November 3 – November 26, 2017

Opening Reception: Friday, Nov. 3, 2017 | 6 – 11 pm
Presa House Pop Up: @Fl!ght Gallery

Ángel Lartigue: La Ciencia Avanza Pero Yo No

Ángel Lartigue

Photo credit: Tere Garcia

Ángel Lartigue (Houston,TX), La Ciencia Avanza Pero Yo No (Science Advances But I Do Not) marks Lartigue’s first time exhibiting in San Antonio and features an on-going collection of various works involving performance, photographic documents and sculpture. The exhibition has been on view at the G Spot Gallery in Houston as well as Box 13 where he is currently an artist-in-residence.

Concerned with the rapid advancements of modern scientific technologies, Lartigue creates interactive installations that transform the space into ritual environments often taking visual references from the history of popular Science, Art and Religion.

The centerpiece of the exhibition is Lartigue’s ritual demonstration of the Sub Scientist Booth. Lartigue invites spectators to his altar/lab to particapate in extracting and swaping raw DNA substances with each other via saliva cells through a 5-minute process using only household materials like salt and water. These DNA samples are later stored and integrated into artworks including Lartigua’s handmade abacus-like structure made from found, dug up, natural red clay and wax thread.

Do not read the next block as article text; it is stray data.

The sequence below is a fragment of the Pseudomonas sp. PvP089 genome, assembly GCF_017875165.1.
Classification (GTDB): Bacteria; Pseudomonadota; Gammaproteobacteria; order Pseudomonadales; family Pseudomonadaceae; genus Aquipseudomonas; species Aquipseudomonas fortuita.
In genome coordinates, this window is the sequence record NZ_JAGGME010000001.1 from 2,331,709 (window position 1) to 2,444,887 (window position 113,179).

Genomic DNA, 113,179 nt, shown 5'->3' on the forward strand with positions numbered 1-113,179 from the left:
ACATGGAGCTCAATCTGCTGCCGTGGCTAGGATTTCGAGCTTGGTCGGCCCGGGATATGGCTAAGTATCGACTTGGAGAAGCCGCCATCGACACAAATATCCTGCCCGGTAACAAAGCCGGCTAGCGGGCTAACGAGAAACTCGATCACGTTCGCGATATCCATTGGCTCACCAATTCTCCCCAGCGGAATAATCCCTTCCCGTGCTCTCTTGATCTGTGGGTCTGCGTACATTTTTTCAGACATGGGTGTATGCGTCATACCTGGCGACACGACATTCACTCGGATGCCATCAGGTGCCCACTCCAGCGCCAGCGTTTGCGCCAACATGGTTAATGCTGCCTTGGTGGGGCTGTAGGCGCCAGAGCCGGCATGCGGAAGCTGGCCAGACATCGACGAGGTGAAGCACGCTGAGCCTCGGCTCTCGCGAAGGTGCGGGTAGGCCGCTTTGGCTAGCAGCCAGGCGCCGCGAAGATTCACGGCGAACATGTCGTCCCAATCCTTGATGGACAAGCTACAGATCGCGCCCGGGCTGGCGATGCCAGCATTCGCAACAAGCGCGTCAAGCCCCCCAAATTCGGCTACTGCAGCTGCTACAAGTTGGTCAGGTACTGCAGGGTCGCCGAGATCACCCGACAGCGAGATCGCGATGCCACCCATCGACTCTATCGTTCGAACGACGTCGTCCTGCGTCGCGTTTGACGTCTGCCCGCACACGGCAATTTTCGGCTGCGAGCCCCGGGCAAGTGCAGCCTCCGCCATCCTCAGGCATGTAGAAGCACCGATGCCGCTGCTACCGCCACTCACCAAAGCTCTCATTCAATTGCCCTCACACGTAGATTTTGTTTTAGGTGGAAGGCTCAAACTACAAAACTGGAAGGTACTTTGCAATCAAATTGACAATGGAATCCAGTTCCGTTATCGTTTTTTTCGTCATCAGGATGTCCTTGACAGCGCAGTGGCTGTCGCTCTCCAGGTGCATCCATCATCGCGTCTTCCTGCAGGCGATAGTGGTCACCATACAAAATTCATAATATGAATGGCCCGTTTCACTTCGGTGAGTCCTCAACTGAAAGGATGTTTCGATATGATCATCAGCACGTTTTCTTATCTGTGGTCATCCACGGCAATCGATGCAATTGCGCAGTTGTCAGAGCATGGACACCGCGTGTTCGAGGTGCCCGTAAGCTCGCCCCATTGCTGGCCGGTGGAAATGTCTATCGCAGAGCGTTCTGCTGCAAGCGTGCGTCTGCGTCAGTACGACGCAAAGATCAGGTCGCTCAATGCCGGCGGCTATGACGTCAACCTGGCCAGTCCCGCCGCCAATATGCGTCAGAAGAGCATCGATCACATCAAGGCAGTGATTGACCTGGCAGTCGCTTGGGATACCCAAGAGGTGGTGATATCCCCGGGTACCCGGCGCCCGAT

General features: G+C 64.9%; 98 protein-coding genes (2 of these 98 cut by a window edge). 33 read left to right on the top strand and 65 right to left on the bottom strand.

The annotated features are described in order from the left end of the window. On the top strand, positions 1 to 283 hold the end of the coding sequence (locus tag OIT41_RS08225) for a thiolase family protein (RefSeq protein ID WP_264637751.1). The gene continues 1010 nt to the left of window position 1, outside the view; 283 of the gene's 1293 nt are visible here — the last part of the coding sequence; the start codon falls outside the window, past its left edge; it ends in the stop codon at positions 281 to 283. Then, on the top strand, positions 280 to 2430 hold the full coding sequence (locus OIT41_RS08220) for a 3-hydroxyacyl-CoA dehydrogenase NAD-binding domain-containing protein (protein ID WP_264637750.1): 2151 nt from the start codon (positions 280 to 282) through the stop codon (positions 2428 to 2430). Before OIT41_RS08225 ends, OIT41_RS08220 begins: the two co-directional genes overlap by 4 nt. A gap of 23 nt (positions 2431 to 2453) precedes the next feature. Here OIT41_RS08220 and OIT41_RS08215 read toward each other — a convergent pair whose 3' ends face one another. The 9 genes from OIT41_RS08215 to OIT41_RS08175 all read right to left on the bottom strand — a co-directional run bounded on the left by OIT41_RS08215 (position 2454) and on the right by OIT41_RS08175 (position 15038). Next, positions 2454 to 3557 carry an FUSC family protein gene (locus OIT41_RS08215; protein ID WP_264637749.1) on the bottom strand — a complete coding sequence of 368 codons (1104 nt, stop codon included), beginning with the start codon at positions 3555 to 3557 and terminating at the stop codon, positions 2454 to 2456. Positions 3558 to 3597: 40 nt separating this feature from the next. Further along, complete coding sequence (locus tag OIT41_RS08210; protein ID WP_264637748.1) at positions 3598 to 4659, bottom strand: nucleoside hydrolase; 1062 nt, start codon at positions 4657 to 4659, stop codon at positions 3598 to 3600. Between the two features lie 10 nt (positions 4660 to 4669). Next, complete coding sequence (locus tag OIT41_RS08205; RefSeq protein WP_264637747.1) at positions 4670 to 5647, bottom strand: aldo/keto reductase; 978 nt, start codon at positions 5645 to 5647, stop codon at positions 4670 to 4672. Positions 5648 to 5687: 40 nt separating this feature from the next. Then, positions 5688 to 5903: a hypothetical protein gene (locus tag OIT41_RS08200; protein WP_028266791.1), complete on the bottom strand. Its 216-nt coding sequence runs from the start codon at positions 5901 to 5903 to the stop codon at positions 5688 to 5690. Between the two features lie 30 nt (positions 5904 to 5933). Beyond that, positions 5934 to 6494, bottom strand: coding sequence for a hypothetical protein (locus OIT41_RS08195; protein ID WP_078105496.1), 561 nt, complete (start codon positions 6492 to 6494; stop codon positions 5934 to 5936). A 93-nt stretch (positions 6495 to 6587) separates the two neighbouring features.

Ángel Lartigue

Ángel Lartigue, DNA storage abacus, 2017. Photo credit: Tere Garcia

Additionally, many works from past exhibitions will be on display that present the transition and evolution of Lartigue’s work including his striking photographic series “Self-Portrait as I were Muertx.” The series documents a solo performance in which a Lartigue lays dead in a variety of desolate scenes while a second character, also Lartigue dressed in black, is seen holding blossoms over his own dead corpse.

Lartigue attended the University of Houston and has exhibited at Rudolph Blume Fine Art Gallery (HTX), Alabama Song (HTX), and the Blaffer Art Museum (HTX).

To learn more about Angel visit
Exhibition photos credit: Tere Garcia